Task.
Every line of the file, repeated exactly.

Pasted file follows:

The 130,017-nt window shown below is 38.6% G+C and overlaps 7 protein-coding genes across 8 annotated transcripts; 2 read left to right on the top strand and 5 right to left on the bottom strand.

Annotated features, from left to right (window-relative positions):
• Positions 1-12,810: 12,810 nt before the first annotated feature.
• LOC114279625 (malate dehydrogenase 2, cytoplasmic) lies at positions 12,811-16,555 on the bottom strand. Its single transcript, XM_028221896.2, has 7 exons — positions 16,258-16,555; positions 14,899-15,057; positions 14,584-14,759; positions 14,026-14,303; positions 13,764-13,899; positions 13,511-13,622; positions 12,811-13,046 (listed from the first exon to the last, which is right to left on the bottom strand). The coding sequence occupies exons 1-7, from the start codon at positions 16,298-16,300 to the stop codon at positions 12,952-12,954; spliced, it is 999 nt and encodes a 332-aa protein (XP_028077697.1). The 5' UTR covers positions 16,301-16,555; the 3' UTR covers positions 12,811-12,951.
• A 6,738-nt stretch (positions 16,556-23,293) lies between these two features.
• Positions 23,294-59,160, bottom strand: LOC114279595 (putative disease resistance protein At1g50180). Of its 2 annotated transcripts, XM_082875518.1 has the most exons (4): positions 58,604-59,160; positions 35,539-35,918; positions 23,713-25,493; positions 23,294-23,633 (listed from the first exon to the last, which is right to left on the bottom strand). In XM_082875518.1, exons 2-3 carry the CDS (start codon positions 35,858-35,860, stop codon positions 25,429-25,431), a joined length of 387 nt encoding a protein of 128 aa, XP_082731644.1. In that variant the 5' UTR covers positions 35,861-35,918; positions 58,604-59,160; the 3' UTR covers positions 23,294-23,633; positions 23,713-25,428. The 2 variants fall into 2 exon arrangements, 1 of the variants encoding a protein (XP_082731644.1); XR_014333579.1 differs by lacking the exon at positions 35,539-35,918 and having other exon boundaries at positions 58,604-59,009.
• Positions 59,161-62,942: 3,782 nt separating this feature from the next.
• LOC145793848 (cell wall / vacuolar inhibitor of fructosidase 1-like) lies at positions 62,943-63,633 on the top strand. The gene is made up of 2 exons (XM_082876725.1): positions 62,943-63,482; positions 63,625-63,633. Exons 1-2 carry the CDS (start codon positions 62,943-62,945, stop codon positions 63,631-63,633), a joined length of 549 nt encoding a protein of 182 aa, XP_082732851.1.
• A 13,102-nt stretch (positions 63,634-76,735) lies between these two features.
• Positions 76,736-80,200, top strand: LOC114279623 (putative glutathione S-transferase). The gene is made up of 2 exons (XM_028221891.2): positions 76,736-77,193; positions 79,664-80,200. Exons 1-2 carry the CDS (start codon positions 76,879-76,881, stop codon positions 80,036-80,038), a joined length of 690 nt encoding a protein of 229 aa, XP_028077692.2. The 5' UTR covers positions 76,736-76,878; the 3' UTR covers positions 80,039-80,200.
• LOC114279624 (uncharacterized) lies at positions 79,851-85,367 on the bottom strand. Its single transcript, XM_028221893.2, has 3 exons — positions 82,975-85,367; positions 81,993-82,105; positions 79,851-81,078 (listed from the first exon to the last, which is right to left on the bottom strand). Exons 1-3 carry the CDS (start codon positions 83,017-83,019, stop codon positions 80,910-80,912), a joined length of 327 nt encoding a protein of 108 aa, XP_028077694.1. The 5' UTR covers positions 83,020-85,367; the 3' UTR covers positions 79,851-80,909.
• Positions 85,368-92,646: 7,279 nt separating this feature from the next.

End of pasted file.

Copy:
The 130,017-nt window shown below is 38.6% G+C and overlaps 7 protein-coding genes across 8 annotated transcripts; 2 read left to right on the top strand and 5 right to left on the bottom strand.

Annotated features, from left to right (window-relative positions):
• Positions 1-12,810: 12,810 nt before the first annotated feature.
• LOC114279625 (malate dehydrogenase 2, cytoplasmic) lies at positions 12,811-16,555 on the bottom strand. Its single transcript, XM_028221896.2, has 7 exons — positions 16,258-16,555; positions 14,899-15,057; positions 14,584-14,759; positions 14,026-14,303; positions 13,764-13,899; positions 13,511-13,622; positions 12,811-13,046 (listed from the first exon to the last, which is right to left on the bottom strand). The coding sequence occupies exons 1-7, from the start codon at positions 16,298-16,300 to the stop codon at positions 12,952-12,954; spliced, it is 999 nt and encodes a 332-aa protein (XP_028077697.1). The 5' UTR covers positions 16,301-16,555; the 3' UTR covers positions 12,811-12,951.
• A 6,738-nt stretch (positions 16,556-23,293) lies between these two features.
• Positions 23,294-59,160, bottom strand: LOC114279595 (putative disease resistance protein At1g50180). Of its 2 annotated transcripts, XM_082875518.1 has the most exons (4): positions 58,604-59,160; positions 35,539-35,918; positions 23,713-25,493; positions 23,294-23,633 (listed from the first exon to the last, which is right to left on the bottom strand). In XM_082875518.1, exons 2-3 carry the CDS (start codon positions 35,858-35,860, stop codon positions 25,429-25,431), a joined length of 387 nt encoding a protein of 128 aa, XP_082731644.1. In that variant the 5' UTR covers positions 35,861-35,918; positions 58,604-59,160; the 3' UTR covers positions 23,294-23,633; positions 23,713-25,428. The 2 variants fall into 2 exon arrangements, 1 of the variants encoding a protein (XP_082731644.1); XR_014333579.1 differs by lacking the exon at positions 35,539-35,918 and having other exon boundaries at positions 58,604-59,009.
• Positions 59,161-62,942: 3,782 nt separating this feature from the next.
• LOC145793848 (cell wall / vacuolar inhibitor of fructosidase 1-like) lies at positions 62,943-63,633 on the top strand. The gene is made up of 2 exons (XM_082876725.1): positions 62,943-63,482; positions 63,625-63,633. Exons 1-2 carry the CDS (start codon positions 62,943-62,945, stop codon positions 63,631-63,633), a joined length of 549 nt encoding a protein of 182 aa, XP_082732851.1.
• A 13,102-nt stretch (positions 63,634-76,735) lies between these two features.
• Positions 76,736-80,200, top strand: LOC114279623 (putative glutathione S-transferase). The gene is made up of 2 exons (XM_028221891.2): positions 76,736-77,193; positions 79,664-80,200. Exons 1-2 carry the CDS (start codon positions 76,879-76,881, stop codon positions 80,036-80,038), a joined length of 690 nt encoding a protein of 229 aa, XP_028077692.2. The 5' UTR covers positions 76,736-76,878; the 3' UTR covers positions 80,039-80,200.
• LOC114279624 (uncharacterized) lies at positions 79,851-85,367 on the bottom strand. Its single transcript, XM_028221893.2, has 3 exons — positions 82,975-85,367; positions 81,993-82,105; positions 79,851-81,078 (listed from the first exon to the last, which is right to left on the bottom strand). Exons 1-3 carry the CDS (start codon positions 83,017-83,019, stop codon positions 80,910-80,912), a joined length of 327 nt encoding a protein of 108 aa, XP_028077694.1. The 5' UTR covers positions 83,020-85,367; the 3' UTR covers positions 79,851-80,909.
• Positions 85,368-92,646: 7,279 nt separating this feature from the next.